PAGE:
History and English Personal Statement
Studying history and English concurrently has appealed to me ever since I recognised the inseparability of the two disciplines closest to my heart. Personally, I believe that the literary style of a piece of writing is as important as scholarly research and I try to make my essays as lively as possible whilst still grounded in solid historical or literary method, dulce et utile, following the example of writers such as Richard J Evans.
Last year, I had the pleasure of writing an essay for the Cambridge Vellacott History Prize entitled "Who benefited from the Black Death?" I concluded that the outbreak allowed some peasants to gain a measure of independence and form an early bourgeoisie, and it is even possible to perceive the makings of an early public health service.
Also, I recently completed an Extended Project on the History of British Comedy; surprisingly, I discovered that comedy has remained largely uniform throughout the ages. Completing the project allowed me to hone my historical skills whilst also helping me to refine my writing style since I had to produce a high quality academic report.
Much of the evidence I uncovered refuted my original hypothesis; this taught me the necessity for re-evaluation, rather than simply trying to make the evidence fit.
I have tried to read as widely as possible, enjoying everything from Brave New World, which I found enlightening, to Harry Potter to Herodotus' Histories.
While the latter is often criticised for being unhistorical, I feel that, bearing the context in mind, it has real literary merit and a degree of historical value. I am currently trying to wade through Finnegan's Wake, which is tough but highly enjoyable.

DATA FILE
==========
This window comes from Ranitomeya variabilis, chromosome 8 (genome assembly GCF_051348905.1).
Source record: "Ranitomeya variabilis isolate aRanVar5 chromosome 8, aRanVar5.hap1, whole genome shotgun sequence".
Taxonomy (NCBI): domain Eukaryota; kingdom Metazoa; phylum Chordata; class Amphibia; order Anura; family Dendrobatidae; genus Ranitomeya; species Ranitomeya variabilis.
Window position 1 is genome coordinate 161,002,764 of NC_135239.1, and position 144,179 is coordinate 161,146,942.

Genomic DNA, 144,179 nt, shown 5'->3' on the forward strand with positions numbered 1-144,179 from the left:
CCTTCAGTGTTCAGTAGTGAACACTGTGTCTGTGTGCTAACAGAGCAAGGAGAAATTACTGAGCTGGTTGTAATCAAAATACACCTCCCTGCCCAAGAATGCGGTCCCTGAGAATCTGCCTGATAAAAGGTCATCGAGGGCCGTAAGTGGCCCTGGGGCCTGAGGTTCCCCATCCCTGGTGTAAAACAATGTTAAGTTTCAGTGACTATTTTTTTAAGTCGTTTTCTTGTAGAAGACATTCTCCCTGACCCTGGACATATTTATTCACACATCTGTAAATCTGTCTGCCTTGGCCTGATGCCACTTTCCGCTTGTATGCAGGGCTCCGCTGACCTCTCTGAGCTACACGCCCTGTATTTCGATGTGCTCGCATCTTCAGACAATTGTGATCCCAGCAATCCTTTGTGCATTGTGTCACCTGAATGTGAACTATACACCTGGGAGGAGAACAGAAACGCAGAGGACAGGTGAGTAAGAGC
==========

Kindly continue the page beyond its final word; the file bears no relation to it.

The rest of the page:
Although I believe that 'literary' fiction is usually the most satisfying, such categories are somewhat contrived and I never neglect the countless masterpieces of genre fiction available. Regarding poetry, Ted Hughes' "Crow" is a particular favourite of mine; I think it provides a fascinating insight into the nature of human life. I find the historical value of literature intriguing, in that a story about the fictional land of Lilliput can tell us as much about 18th century monarchy as a history book.
Drawing inspiration from Cartier-Bresson and others, I am a prolific photographer and I have won several national photography awards, as well as having my work published in six magazines and two books. Recently I completed a work placement at Venture Photography and was applauded for my strong interpersonal skills.
Although not directly related to my academic interests, the experience strengthened my ability to work under pressure. I have attended Debate Academy twice, and have participated both in Mace and in-college debates, tackling topics such as compulsory voting.
This experience has improved my ability to formulate sound arguments and has enriched my understanding of historiography and literary debate. I greatly enjoy creative writing and one of my short stories has been published in my local newspaper. I try to write as economically as possible, taking my lead from authors such as Orwell, Steinbeck and Hemingway.
Before beginning study, I plan to take a year out to talk to individuals in the community about my religious beliefs, as a devout Christian. As regards my future, I am increasingly drawn to a career as a professional historian.
The fact that studying History gives one the luxury of drawing on virtually every other discipline appeals to me greatly.
It surprises me that students can be instructed to check the provenance of sources for years without once hearing the name Ranke; this is just one reason why I relish the idea of studying History at a higher level, and I feel that studying English simultaneously will provide me with greater satisfaction and intellectual flexibility, and help me to receive a distinctive and most enriching education.